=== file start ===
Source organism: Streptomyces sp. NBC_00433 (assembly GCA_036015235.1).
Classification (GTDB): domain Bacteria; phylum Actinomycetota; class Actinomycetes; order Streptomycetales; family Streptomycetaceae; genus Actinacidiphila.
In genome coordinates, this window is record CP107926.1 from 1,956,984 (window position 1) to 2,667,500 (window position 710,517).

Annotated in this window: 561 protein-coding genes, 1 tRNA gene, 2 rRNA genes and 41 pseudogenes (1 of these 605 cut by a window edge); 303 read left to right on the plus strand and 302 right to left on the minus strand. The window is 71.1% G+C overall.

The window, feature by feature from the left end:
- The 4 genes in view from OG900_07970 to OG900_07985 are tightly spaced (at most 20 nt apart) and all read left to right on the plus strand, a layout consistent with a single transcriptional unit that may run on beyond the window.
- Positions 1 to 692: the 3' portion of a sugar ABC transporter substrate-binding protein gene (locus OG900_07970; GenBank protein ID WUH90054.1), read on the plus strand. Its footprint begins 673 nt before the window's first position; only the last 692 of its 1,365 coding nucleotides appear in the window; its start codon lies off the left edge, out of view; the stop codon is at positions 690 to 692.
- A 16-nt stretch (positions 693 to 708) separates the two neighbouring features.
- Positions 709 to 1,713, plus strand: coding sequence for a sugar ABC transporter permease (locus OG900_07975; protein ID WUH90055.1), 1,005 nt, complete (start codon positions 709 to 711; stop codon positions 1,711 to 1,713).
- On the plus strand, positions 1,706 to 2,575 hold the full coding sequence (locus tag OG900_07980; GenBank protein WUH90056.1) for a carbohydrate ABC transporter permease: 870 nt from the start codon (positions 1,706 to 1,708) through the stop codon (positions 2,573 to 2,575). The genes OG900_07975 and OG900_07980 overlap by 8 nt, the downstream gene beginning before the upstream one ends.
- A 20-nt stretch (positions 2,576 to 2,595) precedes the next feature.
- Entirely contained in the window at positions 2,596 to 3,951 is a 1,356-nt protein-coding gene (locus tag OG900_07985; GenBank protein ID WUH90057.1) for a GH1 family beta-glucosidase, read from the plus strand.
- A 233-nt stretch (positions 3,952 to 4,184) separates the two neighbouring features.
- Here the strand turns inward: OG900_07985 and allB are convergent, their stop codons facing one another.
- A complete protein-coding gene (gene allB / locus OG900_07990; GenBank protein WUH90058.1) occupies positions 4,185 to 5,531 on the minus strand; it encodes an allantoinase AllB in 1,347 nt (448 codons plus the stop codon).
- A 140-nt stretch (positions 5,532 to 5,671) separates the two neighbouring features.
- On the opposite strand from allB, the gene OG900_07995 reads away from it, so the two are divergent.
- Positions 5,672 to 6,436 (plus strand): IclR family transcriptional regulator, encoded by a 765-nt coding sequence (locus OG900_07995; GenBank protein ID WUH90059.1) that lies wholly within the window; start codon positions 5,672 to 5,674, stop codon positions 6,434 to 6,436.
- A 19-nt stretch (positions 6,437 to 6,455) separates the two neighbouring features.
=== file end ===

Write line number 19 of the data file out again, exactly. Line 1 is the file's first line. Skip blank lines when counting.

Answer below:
- A 19-nt stretch (positions 6,437 to 6,455) separates the two neighbouring features.